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MySudo Private Identities (Overview)

Privacy is largely about protecting your data – information that is related to your name and your identity. That data is relevant and valuable because, for example, when you log into social media, your account probably has your name or email associated with it. The same is true for your bank account and other major accounts like an Apple account.

But what if you could have more than one identity? What if, for certain situations, you could just ‘be someone else’ or at least not tie yourself to your real name, email, or phone number? This would reduce how much staff and employees you communicate with are able to learn about you, and may even limit their ability to follow up with you once you decide the communications are over. It also limits your risk or exposure if an email address or phone number tied to a service or company is in a data breach, stolen, or shared.

If you’ve ever used a “junk email” account for subscriptions, junk mail, or any other reason, than you’ve used a version of a private identity. However, there are more expansive versions of the ‘junk email’ account many have used for years – ones that includes a phone number for text messaging and phone calls, and a segmented email address. It’s useful for managing side-gigs, one-time purchases, dating or other aspects of your social life, and many other situations.

Private identities can be permanent – you could use one for years to communicate for a side business you run, for example. Or they can be temporary – you can set one up and use it for only one person, situation, or scenario and then delete it whenever you decide you don’t want or need it.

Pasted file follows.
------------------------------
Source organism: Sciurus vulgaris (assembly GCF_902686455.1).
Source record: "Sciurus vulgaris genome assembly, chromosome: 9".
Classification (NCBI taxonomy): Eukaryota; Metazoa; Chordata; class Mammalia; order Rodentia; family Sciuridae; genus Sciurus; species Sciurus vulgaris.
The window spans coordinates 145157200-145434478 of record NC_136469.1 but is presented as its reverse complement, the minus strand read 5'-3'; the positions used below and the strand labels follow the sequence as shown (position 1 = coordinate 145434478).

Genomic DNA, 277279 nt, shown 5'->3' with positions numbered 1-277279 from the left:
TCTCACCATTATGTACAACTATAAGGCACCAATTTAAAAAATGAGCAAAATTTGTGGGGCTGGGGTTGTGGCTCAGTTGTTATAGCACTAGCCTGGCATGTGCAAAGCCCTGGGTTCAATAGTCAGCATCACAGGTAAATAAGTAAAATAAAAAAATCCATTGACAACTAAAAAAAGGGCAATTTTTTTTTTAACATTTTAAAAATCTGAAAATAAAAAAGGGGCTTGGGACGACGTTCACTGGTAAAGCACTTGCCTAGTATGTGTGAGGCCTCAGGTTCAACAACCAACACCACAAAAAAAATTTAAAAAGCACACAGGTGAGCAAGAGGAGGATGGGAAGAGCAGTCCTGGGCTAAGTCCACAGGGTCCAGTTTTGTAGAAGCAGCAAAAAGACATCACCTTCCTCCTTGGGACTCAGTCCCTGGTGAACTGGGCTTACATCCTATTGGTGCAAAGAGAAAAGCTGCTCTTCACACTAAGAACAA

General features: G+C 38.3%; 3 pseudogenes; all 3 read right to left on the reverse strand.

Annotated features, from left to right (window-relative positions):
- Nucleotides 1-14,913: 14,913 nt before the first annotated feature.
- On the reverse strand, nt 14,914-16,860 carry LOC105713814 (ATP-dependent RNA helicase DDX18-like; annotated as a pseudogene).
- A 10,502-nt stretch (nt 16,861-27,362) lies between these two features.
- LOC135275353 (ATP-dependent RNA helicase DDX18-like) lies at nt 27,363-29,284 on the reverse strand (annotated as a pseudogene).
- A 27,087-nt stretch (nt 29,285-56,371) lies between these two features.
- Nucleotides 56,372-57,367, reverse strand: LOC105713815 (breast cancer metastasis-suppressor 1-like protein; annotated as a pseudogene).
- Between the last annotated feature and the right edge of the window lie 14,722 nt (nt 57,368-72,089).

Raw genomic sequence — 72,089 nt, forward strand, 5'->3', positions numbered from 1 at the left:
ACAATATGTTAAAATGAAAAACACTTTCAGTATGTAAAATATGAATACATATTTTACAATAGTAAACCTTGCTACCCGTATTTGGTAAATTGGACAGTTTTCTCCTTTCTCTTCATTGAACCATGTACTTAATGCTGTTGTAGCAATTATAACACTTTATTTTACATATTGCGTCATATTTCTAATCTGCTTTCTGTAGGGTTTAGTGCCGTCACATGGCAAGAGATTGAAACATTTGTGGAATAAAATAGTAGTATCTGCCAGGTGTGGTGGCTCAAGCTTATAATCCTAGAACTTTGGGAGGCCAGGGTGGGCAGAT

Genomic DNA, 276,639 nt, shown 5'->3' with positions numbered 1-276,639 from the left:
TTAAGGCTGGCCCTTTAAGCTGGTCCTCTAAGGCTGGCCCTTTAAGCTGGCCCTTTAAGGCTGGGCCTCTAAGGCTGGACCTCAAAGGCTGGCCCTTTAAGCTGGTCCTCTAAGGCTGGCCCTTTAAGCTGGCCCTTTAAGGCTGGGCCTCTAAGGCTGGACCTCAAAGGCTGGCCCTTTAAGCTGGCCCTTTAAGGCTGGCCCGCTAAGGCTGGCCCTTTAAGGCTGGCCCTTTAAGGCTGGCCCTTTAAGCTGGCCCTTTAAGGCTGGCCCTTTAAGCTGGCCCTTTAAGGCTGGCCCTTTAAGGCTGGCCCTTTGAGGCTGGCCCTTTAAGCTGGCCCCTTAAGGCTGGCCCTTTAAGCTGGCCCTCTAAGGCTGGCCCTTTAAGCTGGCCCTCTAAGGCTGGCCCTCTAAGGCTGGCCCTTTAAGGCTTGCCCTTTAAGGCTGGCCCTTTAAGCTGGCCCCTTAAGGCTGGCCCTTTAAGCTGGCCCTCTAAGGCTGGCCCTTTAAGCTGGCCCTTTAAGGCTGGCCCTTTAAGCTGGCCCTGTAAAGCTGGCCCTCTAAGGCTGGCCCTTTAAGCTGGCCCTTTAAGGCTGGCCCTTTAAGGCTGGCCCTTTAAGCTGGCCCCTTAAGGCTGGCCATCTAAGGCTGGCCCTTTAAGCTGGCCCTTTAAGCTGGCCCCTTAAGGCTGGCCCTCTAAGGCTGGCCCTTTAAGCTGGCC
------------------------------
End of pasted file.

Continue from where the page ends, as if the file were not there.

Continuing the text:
Private Identity Tools

There are several ways of setting up new or temporary identities. You can always get another gmail account, or use one of the many ‘burner email’ or even ‘burner phone number’ companies and apps. But our favorite and recommended way to manage private identities is with MySudo.

What is MySudo?

MySudo is a complete pseudo identity management app. You just download it, pick a phone number and email, and you’re ready to get started. You can get emails and text messages right in the app and you can even make and receive phone calls. You can create and keep multiple identities (Sudos) forever or delete any of them at will and create a new one for a new or different purpose.

Sudos aren’t connected to your real identity in any way. The company doesn’t take your name, your email, or phone number. Neither they nor the people you communicate with via MySudo can find or identify you, unless you choose to share other personally-identifying information. 

About MySudo

MySudo is an iOS app that allows users to create ‘Sudos’ which each include a unique phone number and email address, customizable to whatever number or address you’d like. Once setup, you can make, send, and receive calls, SMS messages, and emails from each of your paid MySudo profiles. (There is a free option, but it only lets you receive messages.)